The recommended dietary allowance (RDA) of vitamin C is less than half what it should be, scientists stated in a recent report. They argue that is because medical experts insist on evaluating this nutrient in the same way they do pharmaceutical drugs and, as a result, reach faulty conclusions.
The researchers, in Critical Reviews in Food Science and Nutrition, say there's compelling evidence that the RDA of vitamin C should be raised to 200 milligrams per day for adults, up from its current levels in North America of 75 milligrams for women and 90 for men.
Rather than just prevent the vitamin C deficiency disease of scurvy, they say, it's appropriate to seek optimum levels that will saturate cells and tissues, pose no risk, and may have significant effects on public health at almost no expense -- about a penny a day if taken as a dietary supplement.
"Significant numbers of people in the U.S. and around the world are deficient in vitamin C, and there's growing evidence that more of this vitamin could help prevent chronic disease," the scientists said. "The way clinical researchers study micronutrients right now, with the same type of so-called 'phase three randomized placebo-controlled trials' used to test pharmaceutical drugs, almost ensures they will find no beneficial effect. We need to get past that."
Unlike testing the safety or function of a prescription drug, the researchers said, such trials are ill suited to demonstrate the disease prevention capabilities of substances that are already present in the human body and required for normal metabolism. Some benefits of micronutrients in lowering chronic disease risk also show up only after many years or even decades of optimal consumption of vitamin C -- a factor often not captured in shorter-term clinical studies.
A wider body of metabolic, pharmacokinetic, laboratory and demographic studies suggests just the opposite, that higher levels of vitamin C could help reduce the chronic diseases including heart disease, stroke, cancer, and the risk factors that lead to them, such as high blood pressure, chronic inflammation, poor immune response and atherosclerosis.
"We believe solid research shows the RDA should be increased," they said. "And the benefit-to-risk ratio is very high. A 200 milligram intake of vitamin C on a daily basis poses absolutely no risk, but there is strong evidence it would provide multiple, substantial health benefits."
An excellent diet with the recommended five to nine daily servings of fruits and raw or steam-cooked vegetables, together with a six-ounce glass of orange juice, could provide 200 milligrams of vitamin C a day. But most North Americans do not have an excellent diet.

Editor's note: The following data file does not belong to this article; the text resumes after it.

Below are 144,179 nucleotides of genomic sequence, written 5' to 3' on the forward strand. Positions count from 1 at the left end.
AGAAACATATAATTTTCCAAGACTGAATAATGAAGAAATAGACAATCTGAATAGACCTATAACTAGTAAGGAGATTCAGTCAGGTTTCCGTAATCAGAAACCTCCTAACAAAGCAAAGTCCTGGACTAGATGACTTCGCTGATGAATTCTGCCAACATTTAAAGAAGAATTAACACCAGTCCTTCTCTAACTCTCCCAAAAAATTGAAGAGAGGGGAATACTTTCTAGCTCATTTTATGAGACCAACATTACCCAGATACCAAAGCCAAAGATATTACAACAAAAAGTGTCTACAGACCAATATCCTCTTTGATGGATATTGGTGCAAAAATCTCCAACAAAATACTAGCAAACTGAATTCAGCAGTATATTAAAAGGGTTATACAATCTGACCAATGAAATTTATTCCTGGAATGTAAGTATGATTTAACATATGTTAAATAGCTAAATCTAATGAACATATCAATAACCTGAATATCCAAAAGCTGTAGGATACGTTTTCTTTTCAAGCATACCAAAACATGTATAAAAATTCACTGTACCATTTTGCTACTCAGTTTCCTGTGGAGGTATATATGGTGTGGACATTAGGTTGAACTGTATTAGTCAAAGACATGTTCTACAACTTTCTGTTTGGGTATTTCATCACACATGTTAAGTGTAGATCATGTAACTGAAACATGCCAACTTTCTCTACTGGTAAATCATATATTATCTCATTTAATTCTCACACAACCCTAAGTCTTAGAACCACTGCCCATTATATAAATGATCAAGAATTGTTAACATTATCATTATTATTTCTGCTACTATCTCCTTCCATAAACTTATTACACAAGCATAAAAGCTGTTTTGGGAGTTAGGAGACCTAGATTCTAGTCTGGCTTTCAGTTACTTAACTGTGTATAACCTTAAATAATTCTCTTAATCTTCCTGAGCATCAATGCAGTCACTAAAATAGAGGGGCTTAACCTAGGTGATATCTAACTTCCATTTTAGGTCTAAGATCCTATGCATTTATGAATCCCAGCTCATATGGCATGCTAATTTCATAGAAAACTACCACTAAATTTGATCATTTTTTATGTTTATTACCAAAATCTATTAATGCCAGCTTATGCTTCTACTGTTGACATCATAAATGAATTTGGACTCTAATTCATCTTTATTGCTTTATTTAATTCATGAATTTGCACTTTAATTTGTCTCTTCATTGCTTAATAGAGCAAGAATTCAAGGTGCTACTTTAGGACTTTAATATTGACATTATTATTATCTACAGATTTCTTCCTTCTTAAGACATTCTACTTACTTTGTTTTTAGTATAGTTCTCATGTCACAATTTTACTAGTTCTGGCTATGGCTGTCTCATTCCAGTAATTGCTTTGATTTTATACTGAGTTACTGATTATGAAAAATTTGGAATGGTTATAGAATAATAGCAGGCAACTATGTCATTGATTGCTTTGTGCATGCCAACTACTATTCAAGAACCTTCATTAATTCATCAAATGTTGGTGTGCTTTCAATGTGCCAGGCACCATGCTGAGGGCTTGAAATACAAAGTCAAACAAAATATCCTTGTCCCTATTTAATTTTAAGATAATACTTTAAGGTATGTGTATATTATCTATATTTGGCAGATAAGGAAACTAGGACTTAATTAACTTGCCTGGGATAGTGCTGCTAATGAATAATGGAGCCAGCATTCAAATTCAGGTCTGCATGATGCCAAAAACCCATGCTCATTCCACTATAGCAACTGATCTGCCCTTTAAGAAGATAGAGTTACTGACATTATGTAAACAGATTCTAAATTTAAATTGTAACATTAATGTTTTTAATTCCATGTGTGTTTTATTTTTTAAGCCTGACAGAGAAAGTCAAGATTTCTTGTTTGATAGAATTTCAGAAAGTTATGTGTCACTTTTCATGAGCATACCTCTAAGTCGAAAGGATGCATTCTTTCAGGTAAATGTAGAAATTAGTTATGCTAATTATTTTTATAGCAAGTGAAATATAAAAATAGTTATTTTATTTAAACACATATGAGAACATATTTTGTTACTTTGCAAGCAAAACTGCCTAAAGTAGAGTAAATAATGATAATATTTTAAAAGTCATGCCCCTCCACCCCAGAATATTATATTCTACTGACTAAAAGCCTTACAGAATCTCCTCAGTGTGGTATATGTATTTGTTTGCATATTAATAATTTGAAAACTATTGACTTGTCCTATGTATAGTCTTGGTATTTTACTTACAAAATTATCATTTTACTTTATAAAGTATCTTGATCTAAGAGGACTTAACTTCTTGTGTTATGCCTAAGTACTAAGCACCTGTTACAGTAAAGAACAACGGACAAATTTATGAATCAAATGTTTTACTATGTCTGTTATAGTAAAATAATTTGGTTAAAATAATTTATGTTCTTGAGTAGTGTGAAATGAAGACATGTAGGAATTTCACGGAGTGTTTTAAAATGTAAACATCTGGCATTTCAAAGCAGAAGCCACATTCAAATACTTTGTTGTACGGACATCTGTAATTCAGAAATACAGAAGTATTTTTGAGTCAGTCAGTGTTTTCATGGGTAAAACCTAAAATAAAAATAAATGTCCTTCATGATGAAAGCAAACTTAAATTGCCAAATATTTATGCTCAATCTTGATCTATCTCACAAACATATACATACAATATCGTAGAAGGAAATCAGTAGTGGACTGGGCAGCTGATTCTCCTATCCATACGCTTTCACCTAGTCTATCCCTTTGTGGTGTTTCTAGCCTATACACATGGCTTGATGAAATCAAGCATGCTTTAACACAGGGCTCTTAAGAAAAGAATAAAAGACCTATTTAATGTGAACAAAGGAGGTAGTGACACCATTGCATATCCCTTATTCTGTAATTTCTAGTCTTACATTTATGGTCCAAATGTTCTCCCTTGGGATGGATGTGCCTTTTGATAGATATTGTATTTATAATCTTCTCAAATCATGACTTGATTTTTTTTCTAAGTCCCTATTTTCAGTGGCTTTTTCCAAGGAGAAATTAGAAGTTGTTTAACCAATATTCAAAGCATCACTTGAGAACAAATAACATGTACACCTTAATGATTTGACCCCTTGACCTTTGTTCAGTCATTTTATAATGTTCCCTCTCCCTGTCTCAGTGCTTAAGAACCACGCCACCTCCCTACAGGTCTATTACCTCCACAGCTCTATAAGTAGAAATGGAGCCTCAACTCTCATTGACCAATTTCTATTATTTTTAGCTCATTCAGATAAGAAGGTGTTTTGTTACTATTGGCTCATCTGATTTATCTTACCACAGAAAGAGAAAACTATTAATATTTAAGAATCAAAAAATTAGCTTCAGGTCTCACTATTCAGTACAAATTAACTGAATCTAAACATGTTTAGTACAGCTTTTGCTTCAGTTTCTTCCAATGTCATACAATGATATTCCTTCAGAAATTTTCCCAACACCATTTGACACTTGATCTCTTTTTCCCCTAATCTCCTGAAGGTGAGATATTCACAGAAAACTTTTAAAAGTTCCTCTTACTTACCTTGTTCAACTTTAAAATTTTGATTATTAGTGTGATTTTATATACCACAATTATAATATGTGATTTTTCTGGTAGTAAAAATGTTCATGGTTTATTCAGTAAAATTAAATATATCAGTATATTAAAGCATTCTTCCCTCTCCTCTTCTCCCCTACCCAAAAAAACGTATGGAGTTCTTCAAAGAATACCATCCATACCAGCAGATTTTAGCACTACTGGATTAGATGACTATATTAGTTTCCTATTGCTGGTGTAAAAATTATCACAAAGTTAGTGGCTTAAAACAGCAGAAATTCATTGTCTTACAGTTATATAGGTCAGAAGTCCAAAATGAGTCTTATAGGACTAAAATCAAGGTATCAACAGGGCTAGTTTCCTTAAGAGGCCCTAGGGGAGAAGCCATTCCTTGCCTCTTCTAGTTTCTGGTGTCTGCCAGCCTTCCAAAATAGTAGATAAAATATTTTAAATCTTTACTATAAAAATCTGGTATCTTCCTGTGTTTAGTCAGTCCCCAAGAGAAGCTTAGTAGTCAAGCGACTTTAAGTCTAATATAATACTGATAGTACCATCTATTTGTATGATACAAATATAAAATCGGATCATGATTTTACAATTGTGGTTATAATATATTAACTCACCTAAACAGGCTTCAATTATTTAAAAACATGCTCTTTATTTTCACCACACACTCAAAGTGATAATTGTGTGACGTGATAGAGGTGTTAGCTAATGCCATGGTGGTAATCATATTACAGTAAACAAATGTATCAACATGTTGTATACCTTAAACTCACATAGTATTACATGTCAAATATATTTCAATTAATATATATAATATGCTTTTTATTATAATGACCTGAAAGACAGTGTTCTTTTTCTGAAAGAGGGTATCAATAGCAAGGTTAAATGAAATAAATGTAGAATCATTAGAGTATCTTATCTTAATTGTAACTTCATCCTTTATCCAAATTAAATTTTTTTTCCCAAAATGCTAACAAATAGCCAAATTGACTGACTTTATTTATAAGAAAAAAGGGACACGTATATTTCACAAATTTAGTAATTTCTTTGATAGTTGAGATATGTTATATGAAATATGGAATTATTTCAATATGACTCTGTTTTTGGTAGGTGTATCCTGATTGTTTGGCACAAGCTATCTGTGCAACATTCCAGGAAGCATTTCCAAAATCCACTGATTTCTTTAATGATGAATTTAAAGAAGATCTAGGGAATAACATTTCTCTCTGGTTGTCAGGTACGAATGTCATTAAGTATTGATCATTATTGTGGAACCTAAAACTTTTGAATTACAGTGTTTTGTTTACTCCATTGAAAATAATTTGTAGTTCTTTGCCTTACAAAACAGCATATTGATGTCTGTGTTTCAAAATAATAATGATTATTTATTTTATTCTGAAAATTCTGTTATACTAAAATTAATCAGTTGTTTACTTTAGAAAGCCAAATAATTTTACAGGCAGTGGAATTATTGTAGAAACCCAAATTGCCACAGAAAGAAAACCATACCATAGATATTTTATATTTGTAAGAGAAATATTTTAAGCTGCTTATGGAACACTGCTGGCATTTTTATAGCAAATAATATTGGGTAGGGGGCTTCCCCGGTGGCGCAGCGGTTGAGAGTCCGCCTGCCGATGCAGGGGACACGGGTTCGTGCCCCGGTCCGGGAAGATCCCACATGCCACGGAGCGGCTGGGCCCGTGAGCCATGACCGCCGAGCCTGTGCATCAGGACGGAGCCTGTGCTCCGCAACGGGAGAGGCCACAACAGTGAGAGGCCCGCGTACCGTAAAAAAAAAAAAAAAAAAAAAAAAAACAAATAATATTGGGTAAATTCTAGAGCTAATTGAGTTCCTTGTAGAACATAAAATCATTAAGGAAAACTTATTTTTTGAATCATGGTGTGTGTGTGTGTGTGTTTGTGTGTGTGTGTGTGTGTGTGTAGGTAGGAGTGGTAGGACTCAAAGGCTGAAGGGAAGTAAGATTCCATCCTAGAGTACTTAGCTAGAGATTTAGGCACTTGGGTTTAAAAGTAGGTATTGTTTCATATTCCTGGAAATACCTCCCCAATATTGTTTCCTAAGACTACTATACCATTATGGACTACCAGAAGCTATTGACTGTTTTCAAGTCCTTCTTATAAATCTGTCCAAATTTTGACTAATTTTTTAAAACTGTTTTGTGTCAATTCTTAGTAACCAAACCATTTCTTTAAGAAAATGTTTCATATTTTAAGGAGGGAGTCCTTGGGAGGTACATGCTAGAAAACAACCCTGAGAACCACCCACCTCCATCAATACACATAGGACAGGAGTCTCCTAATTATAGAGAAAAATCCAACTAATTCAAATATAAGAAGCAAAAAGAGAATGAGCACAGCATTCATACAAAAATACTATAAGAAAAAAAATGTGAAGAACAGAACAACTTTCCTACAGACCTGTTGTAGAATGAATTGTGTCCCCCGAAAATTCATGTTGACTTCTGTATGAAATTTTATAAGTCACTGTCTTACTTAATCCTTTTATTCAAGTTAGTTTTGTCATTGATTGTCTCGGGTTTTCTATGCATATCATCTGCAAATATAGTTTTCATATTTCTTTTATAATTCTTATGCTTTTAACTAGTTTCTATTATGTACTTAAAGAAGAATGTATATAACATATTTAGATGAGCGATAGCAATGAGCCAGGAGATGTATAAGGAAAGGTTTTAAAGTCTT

Even at the current low RDAs, various studies in the U.S. and Canada have found that about a quarter to a third of people are marginally deficient in vitamin C, and up to 20 percent in some populations are severely deficient -- including college students, who often have less-than-perfect diets. Smokers and older adults are also at significant risk.
Even marginal deficiency can lead to malaise, fatigue, and lethargy, researchers note. Healthier levels of vitamin C can enhance immune function, reduce inflammatory conditions such as atherosclerosis, and significantly lower blood pressure.
- A recent analysis of 29 human studies concluded that daily supplements of 500 milligrams of vitamin C significantly reduced blood pressure, both systolic and diastolic. High blood pressure is a major risk factor for heart disease and stroke, and directly attributes to an estimated 400,000 deaths annually in the U.S.
- A study in Europe of almost 20,000 men and women found that mortality from cardiovascular disease was 60 percent lower when comparing the blood plasma concentration of vitamin C in the highest 20 percent of people to the lowest 20 percent.
- Another research effort found that men with the lowest serum vitamin C levels had a 62 percent higher risk of cancer-related death after a 12-16 year period, compared to those with the highest vitamin C levels.
The scientists noted in this report that some health benefits correlate even more strongly to vitamin C plasma levels than to fruit and vegetable consumption, suggesting that vitamin C is responsible rather than another component in fruit and vegetables.
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